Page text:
The CJ Cup will be played at the Club at Nine Bridges, a 7,196 yard par-72 golf course in South Korea. Although this may appear like a similar course to TPC Kuala Lumpur last week, this one will play quite significantly tougher. As you can see below, in 2017 there were more bogeys than birdies for the week which doesn’t happen much outside of majors. Justin Thomas won last year’s event after shooting 63 in the first round but failed to break 70 the following three days. JT finished at nine under, which tied Marc Leishman, who coincidentally won this last weekend (2019 Fall Swing narrative). So why so tough if it appears so short? Let’s take a look.

So first off, let’s get this out of the way first. These greens are brutal. No joke; these greens were the single most difficult greens to putt on all of last year. Everything from one-putt percentage to 3-putt avoidance, these ranked the No. 1 most difficult on Tour all year. But here’s the problem: We all know putting is the single most variable stat, so using SG:P will tend to lead to a very disappointing pool of players. For example, coming into last year the players ranked Top 10 in SG:P finished 11-33-47-40-28-64-36-26-71-36, respectively. There is a still a stat that helped fine-tune player pools last year that I will recommend this year: my first key stat to consider this week is 3-putt avoidance.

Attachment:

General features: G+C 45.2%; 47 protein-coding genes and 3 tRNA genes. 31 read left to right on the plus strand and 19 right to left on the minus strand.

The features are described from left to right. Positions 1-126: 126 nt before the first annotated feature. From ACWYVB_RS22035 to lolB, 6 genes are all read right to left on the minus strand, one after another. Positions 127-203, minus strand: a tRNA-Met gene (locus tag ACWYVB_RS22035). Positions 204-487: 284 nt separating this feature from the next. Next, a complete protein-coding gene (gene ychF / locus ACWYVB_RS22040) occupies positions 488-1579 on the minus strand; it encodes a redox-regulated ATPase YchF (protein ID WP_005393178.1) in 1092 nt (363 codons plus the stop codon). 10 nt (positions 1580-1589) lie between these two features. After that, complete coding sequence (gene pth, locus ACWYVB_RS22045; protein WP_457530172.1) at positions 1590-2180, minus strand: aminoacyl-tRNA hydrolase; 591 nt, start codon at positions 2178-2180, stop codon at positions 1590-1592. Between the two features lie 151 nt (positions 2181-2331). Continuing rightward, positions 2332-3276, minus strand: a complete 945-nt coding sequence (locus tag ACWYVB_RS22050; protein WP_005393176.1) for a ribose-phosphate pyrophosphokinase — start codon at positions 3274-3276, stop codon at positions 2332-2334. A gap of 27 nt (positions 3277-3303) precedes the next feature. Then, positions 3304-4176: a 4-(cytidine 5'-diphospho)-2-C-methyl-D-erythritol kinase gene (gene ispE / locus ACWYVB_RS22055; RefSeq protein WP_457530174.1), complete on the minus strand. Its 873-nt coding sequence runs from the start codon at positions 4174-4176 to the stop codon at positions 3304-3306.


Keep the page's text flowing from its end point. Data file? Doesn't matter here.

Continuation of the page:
The next section here I will just briefly touch on the driving accuracy and GIR percentage for this course. It is very average for the PGA Tour…that is really all you need to know. Driving accuracy ranked 48th and GIR percentage ranked 38th in 2017. This course is not difficult tee-to-green, plain and simple. I will certainly add the usual SG:T2G this week along with GIR percentage, but this course will favor most guys this week.

So besides putting, why are these scores so poor considering the appearance of an easy course? Well besides putting on these greens, scrambling here is brutal. Scrambling also ranked No. 1 most difficult here last year but again, this is a stat that is extremely tough to see useful trends. I will, however, encourage you to use SG:ARG to help narrow down your player pool more efficiently.